Consideration of All Past Misconduct
In language dating back to 2008, the current Justice Manual states that "[p]rosecutors may consider a corporation's history of similar conduct" when making charging and disposition decisions (emphasis added). The new memorandum states that "prosecutors are [now] directed to consider all [prior] misconduct by the corporation" in making these determinations. Prosecutors must take a "holistic approach" – as Deputy Attorney General Monaco stated in her speech:
A prosecutor in the FCPA unit needs to take a department-wide view of misconduct: Has this company run afoul of the Tax Division, the Environment and Natural Resources Division, the money laundering sections, the U.S. Attorney's Offices, and so on? He or she also needs to weigh what has happened outside the department — whether this company was prosecuted by another country or state, or whether this company has a history of running afoul of regulators.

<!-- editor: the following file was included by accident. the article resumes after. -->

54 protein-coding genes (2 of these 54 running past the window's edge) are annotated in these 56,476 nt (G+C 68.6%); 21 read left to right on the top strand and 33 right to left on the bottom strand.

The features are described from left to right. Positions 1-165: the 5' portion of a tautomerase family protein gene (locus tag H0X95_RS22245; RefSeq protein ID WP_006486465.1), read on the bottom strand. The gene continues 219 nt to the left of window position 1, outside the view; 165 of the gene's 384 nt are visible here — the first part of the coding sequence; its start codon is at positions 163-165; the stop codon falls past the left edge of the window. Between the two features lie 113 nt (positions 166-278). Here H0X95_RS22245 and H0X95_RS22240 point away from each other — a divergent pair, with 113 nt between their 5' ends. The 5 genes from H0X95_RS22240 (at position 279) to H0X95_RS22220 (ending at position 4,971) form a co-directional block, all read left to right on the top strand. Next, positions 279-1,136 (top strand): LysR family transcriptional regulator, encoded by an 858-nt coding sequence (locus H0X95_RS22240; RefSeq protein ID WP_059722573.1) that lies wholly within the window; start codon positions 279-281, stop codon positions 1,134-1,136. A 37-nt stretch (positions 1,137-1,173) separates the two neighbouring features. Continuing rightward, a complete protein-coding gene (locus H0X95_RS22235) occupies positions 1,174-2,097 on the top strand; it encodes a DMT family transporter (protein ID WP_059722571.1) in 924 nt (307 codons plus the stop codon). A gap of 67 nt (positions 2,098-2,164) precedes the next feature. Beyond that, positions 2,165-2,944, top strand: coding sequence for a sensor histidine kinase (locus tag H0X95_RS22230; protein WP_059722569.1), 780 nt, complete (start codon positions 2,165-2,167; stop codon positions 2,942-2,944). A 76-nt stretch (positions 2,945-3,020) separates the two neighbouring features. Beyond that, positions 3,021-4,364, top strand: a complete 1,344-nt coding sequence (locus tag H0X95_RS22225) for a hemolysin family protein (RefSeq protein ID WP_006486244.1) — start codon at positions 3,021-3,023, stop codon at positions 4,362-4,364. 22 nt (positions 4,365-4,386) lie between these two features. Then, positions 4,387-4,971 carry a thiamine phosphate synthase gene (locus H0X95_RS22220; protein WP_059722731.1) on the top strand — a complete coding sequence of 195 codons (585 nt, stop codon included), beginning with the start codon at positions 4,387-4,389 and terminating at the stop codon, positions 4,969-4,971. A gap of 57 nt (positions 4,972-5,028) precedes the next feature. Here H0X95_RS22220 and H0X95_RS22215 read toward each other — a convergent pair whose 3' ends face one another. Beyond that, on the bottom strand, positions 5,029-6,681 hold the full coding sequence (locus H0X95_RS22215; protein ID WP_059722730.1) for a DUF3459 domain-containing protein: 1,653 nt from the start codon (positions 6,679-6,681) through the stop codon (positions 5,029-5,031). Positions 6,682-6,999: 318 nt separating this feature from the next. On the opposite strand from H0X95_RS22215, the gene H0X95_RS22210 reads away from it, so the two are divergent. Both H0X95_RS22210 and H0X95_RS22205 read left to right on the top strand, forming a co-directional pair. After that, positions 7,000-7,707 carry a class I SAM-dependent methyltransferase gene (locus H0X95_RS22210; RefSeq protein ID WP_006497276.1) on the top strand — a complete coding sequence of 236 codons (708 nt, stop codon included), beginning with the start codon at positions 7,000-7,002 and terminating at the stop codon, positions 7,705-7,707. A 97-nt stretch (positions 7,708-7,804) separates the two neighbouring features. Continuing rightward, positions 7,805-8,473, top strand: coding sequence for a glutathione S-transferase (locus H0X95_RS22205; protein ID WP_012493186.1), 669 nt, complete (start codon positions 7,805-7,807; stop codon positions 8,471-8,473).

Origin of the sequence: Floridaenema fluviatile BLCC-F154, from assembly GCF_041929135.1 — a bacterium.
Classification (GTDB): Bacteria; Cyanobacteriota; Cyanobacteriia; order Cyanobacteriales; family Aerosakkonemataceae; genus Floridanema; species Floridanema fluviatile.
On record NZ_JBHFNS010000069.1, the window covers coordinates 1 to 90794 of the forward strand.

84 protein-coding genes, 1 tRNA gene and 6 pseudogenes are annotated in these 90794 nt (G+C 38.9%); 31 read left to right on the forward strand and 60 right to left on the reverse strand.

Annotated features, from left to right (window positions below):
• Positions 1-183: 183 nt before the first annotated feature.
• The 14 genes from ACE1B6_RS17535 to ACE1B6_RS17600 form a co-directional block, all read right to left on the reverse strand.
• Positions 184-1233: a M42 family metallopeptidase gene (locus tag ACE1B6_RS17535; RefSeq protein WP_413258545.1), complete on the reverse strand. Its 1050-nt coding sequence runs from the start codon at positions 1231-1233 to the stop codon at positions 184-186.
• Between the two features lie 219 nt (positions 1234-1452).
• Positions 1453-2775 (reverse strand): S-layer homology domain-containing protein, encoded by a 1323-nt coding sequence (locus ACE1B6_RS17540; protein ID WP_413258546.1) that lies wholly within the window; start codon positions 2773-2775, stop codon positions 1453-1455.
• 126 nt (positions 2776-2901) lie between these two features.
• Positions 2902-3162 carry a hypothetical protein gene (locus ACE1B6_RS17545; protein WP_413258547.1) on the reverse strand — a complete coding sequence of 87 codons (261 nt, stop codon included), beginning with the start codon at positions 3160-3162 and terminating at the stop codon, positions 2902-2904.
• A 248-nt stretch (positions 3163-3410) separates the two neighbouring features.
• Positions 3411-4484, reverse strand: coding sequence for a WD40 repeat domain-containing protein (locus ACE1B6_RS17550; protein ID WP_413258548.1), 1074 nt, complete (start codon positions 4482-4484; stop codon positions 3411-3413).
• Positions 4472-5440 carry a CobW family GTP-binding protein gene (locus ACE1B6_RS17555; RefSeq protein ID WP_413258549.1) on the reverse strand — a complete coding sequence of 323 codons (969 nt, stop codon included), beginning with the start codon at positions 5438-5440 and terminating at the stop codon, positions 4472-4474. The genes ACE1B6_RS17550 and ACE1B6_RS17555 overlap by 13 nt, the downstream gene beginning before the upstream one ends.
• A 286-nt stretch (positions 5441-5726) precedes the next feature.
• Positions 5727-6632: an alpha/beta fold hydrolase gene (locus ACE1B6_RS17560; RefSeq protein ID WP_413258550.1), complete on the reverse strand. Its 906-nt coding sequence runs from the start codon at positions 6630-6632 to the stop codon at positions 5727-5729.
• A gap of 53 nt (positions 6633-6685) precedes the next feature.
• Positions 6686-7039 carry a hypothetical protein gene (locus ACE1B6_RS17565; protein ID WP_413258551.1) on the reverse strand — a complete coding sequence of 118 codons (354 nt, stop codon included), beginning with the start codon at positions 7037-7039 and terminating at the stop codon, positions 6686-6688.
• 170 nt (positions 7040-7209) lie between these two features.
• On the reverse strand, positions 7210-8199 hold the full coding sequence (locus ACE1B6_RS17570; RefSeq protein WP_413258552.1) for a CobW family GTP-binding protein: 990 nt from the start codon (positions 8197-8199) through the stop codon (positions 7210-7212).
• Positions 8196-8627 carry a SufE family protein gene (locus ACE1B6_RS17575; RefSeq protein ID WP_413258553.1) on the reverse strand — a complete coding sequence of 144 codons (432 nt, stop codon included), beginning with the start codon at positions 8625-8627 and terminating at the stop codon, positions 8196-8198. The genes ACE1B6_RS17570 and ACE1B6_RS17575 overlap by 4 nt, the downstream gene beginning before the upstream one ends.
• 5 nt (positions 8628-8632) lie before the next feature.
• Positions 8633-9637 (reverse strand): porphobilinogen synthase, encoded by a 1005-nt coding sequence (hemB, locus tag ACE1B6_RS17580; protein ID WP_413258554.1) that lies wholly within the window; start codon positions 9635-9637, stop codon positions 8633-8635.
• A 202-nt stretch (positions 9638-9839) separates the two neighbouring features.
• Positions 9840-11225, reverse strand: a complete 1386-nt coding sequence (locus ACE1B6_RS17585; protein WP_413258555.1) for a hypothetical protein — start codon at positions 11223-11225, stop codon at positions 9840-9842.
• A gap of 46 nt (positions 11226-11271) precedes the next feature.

Part of the DOJ's justification for this approach is that "[a] corporation's record of past misconduct … may be indicative of whether the company lacks the appropriate internal controls and corporate culture to disincentivize criminal activity, and whether any proposed remediation or compliance programs, if implemented, will succeed." Deputy Attorney General Monaco cited to DOJ statistics that between 10 and 20 percent of recent significant corporate resolutions were entered into by companies that had previously resolved other matters with the DOJ. These statements are the latest indication of the DOJ's view, which has evolved over time, that a company's culture is critical to deterrence and compliance – a view that is shared by many compliance professionals.